Many people now use them, and various companies refer to them in their advertising, but from personal conversations about things I write, I know many people don’t know what the term means.

A PDS is simply a document listing the key features of financial products are described; it is the little booklet you got about your savings account, insurance policy, super account and so on. Basic topics covered by a PDS include fees, options, inclusions and joining/buying the product.

There are variations between industrires and companies but generally the company has to make a PDS available before you buy their product – they can’t make you read it obviously but they must have allowed you that opporutnity.

A PDS is a point of reference when deciding between products and when you need to know something later (eg does my house insurance cover rising water or just floods?) Many PDSs are long and may not be visually appealing, but they are worth holding onto.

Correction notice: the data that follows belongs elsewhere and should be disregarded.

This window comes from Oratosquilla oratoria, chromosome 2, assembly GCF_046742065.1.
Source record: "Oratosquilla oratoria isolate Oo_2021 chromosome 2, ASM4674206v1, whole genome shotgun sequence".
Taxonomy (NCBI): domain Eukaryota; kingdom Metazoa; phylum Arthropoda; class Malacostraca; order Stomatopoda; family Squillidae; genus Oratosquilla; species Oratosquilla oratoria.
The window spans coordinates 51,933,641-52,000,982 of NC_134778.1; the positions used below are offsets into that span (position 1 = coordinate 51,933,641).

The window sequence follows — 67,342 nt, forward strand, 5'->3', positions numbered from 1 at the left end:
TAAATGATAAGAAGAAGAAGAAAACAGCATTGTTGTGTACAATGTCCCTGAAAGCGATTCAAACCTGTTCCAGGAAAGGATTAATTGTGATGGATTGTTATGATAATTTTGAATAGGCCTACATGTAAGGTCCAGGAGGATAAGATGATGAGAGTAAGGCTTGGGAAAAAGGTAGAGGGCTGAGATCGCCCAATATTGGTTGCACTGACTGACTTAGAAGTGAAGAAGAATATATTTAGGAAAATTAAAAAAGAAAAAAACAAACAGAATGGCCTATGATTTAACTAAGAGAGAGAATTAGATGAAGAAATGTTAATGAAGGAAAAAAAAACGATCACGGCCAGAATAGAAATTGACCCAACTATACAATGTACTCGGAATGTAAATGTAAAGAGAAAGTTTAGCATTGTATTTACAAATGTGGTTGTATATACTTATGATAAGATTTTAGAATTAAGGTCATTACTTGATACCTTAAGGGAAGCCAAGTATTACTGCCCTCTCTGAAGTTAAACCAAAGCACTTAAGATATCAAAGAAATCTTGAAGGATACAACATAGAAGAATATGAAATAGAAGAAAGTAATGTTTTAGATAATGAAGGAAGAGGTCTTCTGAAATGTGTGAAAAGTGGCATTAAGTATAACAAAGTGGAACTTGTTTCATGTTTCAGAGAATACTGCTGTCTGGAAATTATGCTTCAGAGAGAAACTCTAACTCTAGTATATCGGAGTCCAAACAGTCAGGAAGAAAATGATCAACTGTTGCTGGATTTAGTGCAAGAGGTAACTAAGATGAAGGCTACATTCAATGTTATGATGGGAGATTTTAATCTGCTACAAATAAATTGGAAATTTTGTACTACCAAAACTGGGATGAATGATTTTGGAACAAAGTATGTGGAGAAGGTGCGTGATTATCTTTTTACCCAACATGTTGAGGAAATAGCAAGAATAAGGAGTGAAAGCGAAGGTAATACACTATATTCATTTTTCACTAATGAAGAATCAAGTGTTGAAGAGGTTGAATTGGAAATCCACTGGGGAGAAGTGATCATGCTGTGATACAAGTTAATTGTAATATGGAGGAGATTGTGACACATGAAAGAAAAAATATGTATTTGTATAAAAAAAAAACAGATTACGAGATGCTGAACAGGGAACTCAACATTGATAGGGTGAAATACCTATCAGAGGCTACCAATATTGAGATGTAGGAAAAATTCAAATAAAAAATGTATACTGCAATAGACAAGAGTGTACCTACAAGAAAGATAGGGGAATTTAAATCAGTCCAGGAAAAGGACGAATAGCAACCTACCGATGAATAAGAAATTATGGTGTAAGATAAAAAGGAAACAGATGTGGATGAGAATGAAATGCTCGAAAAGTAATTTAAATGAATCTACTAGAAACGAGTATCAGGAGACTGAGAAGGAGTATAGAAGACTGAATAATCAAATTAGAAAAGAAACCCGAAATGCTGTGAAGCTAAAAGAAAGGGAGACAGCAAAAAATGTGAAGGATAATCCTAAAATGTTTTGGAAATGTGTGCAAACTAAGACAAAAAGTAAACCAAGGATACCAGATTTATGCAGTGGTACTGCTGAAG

2010-11 is almost here!

Do you think it is time to prepare for a new financial year – or are you going to wait until July to work on your tax and accounting obligations?

I always plan to be organised so I can submit a tax return in early July, but it is never quite that smooth in reality. My bookkeeper needs time to enter all the data from June, I need my super fund to send me a deduction letter  and so on.

However, I really do look at my accounts now so I can maximise this financial year – thinking of deductions in July won’t help much!

Here are some of my tips on keeping accounting issues under control in June/July:

  • have regular data entry for expenses throughout the year- or get a bookkeeper!
  • keep a document going all year to note down anything that may go into your annual report (i.e. note down any significant changes or events so you don’t have to remember them when you starting writing the report) This will also help a lot if you outsource the report writing